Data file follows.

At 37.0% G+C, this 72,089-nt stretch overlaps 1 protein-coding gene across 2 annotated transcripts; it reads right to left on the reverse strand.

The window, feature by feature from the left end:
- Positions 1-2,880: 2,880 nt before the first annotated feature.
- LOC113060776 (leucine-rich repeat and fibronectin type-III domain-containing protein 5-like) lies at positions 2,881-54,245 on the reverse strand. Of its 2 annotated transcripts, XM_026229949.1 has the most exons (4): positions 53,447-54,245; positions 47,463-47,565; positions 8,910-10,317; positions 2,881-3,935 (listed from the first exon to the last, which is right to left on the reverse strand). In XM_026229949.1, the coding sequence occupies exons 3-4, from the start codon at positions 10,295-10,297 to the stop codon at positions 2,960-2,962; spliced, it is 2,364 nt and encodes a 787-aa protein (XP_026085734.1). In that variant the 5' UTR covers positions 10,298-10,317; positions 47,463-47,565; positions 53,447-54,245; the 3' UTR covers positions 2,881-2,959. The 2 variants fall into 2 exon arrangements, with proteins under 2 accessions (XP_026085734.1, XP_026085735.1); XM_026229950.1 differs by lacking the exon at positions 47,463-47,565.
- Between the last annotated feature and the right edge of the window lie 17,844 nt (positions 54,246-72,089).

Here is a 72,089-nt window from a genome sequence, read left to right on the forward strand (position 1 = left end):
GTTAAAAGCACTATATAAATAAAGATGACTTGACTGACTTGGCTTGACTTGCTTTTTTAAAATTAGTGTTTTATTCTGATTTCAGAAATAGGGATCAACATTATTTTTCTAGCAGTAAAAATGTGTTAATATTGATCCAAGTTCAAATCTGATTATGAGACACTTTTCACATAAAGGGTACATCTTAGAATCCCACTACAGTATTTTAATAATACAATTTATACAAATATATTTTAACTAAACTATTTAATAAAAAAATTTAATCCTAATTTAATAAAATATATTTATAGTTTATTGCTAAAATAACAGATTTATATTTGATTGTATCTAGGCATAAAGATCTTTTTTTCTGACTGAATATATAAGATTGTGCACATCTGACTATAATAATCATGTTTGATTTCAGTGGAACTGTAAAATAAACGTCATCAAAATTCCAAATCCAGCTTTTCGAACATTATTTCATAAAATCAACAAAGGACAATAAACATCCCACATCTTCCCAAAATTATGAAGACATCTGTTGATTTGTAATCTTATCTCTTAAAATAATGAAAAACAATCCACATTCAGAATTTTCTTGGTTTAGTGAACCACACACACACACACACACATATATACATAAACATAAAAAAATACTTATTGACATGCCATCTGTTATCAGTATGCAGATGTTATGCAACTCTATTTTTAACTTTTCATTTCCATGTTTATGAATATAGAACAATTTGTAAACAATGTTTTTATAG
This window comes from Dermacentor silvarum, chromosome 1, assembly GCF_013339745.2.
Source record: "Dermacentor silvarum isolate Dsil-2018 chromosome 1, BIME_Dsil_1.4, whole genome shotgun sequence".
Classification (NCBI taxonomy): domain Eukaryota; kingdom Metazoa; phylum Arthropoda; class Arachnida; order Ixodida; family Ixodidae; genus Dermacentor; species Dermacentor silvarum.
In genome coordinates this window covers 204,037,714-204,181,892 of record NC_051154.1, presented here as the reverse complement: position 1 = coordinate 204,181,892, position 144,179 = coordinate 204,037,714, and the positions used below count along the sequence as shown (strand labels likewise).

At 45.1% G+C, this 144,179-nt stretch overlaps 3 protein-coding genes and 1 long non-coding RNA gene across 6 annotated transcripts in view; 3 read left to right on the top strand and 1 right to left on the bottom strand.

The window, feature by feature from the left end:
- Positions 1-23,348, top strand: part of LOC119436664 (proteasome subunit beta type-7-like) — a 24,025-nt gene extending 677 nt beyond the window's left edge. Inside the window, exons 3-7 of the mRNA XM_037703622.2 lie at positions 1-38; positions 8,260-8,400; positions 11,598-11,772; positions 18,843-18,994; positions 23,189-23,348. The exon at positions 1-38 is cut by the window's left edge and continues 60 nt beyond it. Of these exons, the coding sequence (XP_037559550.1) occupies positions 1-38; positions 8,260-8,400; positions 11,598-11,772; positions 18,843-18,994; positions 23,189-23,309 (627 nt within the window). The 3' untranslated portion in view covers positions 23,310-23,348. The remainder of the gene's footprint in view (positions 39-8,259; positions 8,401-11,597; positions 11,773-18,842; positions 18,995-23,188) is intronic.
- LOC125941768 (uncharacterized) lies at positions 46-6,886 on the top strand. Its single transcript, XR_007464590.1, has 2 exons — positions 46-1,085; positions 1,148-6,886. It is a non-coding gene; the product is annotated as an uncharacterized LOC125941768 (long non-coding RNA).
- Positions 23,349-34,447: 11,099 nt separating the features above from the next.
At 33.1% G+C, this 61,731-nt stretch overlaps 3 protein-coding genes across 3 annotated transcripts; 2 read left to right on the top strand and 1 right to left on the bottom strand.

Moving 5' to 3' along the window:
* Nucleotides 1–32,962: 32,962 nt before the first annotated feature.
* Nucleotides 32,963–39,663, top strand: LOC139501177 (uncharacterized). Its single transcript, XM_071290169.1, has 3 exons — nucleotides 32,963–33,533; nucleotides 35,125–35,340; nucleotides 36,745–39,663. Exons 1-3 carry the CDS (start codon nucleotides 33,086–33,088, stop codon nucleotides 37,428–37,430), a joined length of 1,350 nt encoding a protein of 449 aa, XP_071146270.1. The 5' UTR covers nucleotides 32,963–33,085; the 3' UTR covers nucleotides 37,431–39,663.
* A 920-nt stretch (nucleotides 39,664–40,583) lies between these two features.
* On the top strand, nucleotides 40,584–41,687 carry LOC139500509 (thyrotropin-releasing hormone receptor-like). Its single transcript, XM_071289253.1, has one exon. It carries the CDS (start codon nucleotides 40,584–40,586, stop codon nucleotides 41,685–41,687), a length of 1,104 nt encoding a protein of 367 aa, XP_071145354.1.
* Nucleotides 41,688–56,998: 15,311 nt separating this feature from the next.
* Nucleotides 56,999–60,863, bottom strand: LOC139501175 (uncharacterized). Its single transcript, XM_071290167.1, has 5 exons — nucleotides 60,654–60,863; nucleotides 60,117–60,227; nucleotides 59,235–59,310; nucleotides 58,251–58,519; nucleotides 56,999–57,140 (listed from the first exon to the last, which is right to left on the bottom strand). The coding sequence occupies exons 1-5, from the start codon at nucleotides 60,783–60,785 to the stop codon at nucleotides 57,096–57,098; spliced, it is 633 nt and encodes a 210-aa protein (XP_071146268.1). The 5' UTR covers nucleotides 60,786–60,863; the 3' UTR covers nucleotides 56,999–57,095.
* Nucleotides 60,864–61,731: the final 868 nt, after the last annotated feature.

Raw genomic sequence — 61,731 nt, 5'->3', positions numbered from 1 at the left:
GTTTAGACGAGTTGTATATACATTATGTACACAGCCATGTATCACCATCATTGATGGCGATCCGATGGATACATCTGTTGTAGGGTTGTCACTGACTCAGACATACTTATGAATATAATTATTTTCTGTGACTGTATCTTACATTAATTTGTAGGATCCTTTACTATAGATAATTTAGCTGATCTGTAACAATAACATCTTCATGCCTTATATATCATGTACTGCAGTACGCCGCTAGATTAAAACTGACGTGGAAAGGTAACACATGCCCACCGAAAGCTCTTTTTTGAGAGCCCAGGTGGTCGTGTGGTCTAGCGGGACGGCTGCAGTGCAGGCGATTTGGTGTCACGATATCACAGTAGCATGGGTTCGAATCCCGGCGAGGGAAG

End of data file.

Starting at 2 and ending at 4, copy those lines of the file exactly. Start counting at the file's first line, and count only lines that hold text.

The window, feature by feature from the left end:
- Positions 1-2,880: 2,880 nt before the first annotated feature.
- LOC113060776 (leucine-rich repeat and fibronectin type-III domain-containing protein 5-like) lies at positions 2,881-54,245 on the reverse strand. Of its 2 annotated transcripts, XM_026229949.1 has the most exons (4): positions 53,447-54,245; positions 47,463-47,565; positions 8,910-10,317; positions 2,881-3,935 (listed from the first exon to the last, which is right to left on the reverse strand). In XM_026229949.1, the coding sequence occupies exons 3-4, from the start codon at positions 10,295-10,297 to the stop codon at positions 2,960-2,962; spliced, it is 2,364 nt and encodes a 787-aa protein (XP_026085734.1). In that variant the 5' UTR covers positions 10,298-10,317; positions 47,463-47,565; positions 53,447-54,245; the 3' UTR covers positions 2,881-2,959. The 2 variants fall into 2 exon arrangements, with proteins under 2 accessions (XP_026085734.1, XP_026085735.1); XM_026229950.1 differs by lacking the exon at positions 47,463-47,565.